The Citröen DS was ultimately destined to befall the fate of mummification as a 'design icon' rather than a major commercial success. Numerous beautifully-maintained examples are still just about running, maintained by obsessives who spend their Sunday mornings patching up fuel sumps, buffing white leather interiors and browsing eBay for increasingly rare spare parts.

Perhaps as with the DS 19, the N9 will also end up maintained by an army of enthusiasts, a lost classic filed away in some museum of digital artefacts, an open-source movement supporting and extending Meego as a kind of avant-garde alt.OS, augmented by 3D-printed replacement physical parts or modded components, as with Leicas and Polaroids."
software  industrialdesign  objects  objectsofdesire  cars  phones  mobile  rolandbarthes  2011  danhill  meego  citröends  portablecathedrals  n9  design  nokia 
january 2012 by robertogreco
49 Classics of Mid-Century Design We Need Your Help Identifying - Alexis Madrigal - Life - The Atlantic
"Collectors covet mid-century design for a reason: The clean lines and bright colors of the 1950s are beautiful. But there was more to the era's design considerations. The burst of creative energy that followed World War II spurred consumption by creating an endless array of new products, and when those were in short supply, new forms (and colors) for old products. The production of beauty was placed in the service of consumerism and anti-communism.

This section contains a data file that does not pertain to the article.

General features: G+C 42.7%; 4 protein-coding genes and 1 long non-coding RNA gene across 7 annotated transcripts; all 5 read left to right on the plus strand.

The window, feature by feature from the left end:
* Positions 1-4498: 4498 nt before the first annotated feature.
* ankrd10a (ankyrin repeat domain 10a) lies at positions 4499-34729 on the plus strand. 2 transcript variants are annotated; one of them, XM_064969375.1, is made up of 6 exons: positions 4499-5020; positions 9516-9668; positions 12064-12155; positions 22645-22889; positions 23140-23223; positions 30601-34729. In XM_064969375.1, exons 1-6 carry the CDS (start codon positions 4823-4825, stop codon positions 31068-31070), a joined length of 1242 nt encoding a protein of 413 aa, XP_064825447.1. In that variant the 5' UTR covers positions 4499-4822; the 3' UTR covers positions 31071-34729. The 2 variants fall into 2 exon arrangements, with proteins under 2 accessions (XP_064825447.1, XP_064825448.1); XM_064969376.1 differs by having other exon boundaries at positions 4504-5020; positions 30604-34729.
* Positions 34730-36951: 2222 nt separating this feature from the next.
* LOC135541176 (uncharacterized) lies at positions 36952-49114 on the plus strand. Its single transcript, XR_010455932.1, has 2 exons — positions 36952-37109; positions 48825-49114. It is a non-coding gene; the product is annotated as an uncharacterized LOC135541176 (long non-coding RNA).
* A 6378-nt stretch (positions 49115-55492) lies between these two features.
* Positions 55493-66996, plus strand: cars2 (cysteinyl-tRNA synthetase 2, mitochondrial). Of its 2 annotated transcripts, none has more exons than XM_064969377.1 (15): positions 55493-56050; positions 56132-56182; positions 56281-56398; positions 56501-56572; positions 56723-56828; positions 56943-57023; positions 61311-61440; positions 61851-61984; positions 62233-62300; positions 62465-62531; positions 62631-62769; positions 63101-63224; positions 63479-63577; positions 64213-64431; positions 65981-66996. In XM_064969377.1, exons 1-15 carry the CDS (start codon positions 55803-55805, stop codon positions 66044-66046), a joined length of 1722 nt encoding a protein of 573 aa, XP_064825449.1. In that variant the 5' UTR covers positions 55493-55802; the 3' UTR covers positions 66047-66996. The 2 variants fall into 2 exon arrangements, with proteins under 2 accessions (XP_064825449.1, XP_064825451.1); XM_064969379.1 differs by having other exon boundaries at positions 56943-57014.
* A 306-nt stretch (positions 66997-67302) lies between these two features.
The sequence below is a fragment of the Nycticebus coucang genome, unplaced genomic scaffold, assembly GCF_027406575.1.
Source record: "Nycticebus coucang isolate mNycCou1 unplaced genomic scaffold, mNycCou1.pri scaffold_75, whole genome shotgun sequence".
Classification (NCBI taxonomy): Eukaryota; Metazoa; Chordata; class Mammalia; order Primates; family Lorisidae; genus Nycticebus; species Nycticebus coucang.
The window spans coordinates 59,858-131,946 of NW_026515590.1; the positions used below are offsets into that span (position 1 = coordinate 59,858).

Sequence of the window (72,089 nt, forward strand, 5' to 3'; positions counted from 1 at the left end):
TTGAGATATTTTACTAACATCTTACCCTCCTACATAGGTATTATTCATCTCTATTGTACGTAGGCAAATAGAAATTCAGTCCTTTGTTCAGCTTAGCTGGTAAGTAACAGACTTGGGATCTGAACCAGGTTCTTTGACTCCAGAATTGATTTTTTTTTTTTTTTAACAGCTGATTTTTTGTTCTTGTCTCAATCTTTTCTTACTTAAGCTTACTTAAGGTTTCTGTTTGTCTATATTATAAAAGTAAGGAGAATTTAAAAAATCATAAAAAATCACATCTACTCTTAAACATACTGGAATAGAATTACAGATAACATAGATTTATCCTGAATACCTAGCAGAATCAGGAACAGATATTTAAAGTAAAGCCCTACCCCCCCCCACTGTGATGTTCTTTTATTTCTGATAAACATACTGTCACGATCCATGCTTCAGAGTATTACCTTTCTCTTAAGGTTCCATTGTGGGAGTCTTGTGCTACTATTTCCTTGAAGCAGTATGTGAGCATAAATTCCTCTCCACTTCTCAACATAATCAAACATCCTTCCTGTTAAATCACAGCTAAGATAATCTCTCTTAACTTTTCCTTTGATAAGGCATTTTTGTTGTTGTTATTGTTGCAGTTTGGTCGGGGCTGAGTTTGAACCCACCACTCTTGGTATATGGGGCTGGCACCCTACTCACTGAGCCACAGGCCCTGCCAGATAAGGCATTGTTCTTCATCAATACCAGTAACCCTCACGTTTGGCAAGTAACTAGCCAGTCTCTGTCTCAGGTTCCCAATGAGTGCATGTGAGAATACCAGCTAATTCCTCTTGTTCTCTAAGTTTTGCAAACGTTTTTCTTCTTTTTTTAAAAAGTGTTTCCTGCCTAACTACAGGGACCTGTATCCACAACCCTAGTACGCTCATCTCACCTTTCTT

American Look showcases this design-industrial complex of ideas in beautiful Technicolor. Created in 1958 by the Jam Handy Organization, a large commercial filmmaking concern, with funding from Chevrolet, the 23-minute film surveys the landscape of late-50s aspirational life from interior dining sets to new work machines to speed boats. Taken together, the objects in the film paint a portrait of the variety of things that only American capitalism could deliver."
design  video  film  documentary  alexismadrigal  modernism  furniture  industrialdesign  2011  consumerism  us  mid-centurymodern 
june 2011 by robertogreco
Without Thought | Metropolis Magazine
"At IDEO…international interdisciplinary team…included engineers, designers, and even a clinical psychologist."